The anchovy sauce
In Christmas time a typical dish cooked on Christmas Eve in the village of Cetara is: spaghetti with anchovy sauce! Why precisely in December? The Cetara anchovy sauce is an agri-food product typical of this small fishing village in the Amalfi Coast. Its origins date back to the Romans, who produced a sauce very similar to today's sauce, called garum. The recipe was then recovered in the Middle Ages by the monastic groups present in the Coast, then spread among the population of the coast. The anchovies used are fished near the Amalfi coast in the period from March 25 to July 22. The anchovies, freshly caught, are cleaned and placed in alternating layers of salt and anchovies in special containers in chestnut or oak and covered with a wooden disk on which weights are placed, gradually smaller with the passage of time. As a result of the pressure and maturation of the fish, surface liquid emerges that is stored in large glass containers and exposed to sunlight which, by evaporation of water, increases its concentration. After about four or five months, between the end of October and the beginning of November, all the liquid collected is again poured into the barrels with the anchovies, and slowly poured through a hole, between the layers of fish, in order to collect further the taste. It is finally filtered through linen cloths, and is therefore ready for the beginning of December. Today we can use anchovy sauce not only to prepare the tasty dish with spaghetti but also as a condiment to flavor, instead of salt, the various dishes that we find daily on our tables.
The essence of the pouring of anchovies is given precisely by the presence of this particular type of fish, so we see together its nutritional characteristics. First of all the anchovies are also known with the name of anchovies, belong to the category of blue fish, in fact on the back of these fish is visible a blue strip, with green hues. Anchovies are widespread throughout the Mediterranean; they are rich in useful nutrients and have an extremely moderate energy content: the caloric power is essentially given by proteins and in small part by fat. The proteins of the anchovies are rich in essential amino acids, which establishes a high biological value. The few lipids present, however, are of great nutritional interest, as they are rich in omega 3 fatty acids of eicosapentaenoic acid (EPA) and docosahexaenoic acid (DHA). Among the vitamins, the concentrations of those in group B stand out, such as riboflavin (vit B2), niacin (vit PP), and liposoluble calciferol (vit D) and retinol (vit A). With regard to mineral salts, high levels of iodine, selenium, iron, calcium and phosphorus can be appreciated. In all nutritional plans the blue fish is the one whose frequency of intake is most recommended for two reasons: the first is that it is a local product whose freshness is guaranteed; the second reason is due to its wealth in omega 3, which we must consider it as an ally in the prevention of cardiovascular disease.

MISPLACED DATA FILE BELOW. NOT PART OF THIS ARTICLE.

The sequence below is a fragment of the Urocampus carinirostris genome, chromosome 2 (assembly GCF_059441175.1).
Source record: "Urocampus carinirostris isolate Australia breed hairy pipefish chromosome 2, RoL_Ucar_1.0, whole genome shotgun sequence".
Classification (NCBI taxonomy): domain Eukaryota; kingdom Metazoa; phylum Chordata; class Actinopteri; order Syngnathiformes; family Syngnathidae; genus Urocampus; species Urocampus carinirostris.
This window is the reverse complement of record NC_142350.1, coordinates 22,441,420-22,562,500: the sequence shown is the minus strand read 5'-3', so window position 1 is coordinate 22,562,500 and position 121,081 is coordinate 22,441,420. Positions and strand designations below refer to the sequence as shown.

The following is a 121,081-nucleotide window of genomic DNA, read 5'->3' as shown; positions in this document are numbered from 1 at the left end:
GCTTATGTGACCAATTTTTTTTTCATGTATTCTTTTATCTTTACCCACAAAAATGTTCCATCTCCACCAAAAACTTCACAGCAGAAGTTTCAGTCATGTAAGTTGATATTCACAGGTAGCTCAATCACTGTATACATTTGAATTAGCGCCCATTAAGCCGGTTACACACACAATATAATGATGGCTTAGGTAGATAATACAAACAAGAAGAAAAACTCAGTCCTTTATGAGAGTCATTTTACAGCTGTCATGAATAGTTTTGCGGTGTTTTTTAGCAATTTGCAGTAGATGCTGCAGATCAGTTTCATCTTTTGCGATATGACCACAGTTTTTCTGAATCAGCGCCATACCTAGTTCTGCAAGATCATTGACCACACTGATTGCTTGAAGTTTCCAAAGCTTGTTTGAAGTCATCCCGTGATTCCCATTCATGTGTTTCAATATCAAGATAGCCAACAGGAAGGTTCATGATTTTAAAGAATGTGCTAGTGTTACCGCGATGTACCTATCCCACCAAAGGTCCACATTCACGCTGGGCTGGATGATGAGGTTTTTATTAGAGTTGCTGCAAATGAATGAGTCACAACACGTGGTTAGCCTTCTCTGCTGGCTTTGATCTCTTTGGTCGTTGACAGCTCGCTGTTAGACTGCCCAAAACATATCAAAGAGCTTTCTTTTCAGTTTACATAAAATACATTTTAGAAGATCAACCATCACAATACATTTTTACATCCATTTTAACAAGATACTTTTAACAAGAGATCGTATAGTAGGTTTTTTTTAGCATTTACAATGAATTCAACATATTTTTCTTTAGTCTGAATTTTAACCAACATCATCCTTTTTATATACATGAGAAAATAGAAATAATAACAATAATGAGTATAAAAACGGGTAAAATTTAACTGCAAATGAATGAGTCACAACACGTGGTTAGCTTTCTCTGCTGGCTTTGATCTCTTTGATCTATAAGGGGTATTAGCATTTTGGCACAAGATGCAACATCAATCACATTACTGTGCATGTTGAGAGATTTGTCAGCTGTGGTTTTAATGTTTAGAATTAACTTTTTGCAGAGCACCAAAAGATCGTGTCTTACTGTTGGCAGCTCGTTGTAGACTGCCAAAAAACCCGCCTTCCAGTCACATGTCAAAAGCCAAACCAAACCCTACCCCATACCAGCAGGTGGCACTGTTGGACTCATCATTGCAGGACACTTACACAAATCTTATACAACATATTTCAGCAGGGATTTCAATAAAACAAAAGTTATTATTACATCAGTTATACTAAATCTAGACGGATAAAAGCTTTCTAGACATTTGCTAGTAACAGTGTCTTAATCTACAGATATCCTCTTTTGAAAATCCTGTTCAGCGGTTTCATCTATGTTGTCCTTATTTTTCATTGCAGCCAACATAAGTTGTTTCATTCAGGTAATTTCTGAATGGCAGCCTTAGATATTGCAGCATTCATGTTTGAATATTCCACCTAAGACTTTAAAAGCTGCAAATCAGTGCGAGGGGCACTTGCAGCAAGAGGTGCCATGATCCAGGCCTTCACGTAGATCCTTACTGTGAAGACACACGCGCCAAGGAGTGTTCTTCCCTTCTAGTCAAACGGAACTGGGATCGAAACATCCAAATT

Never as in this case, we have a perfect example of how food, when used correctly and with awareness, can be our medicine.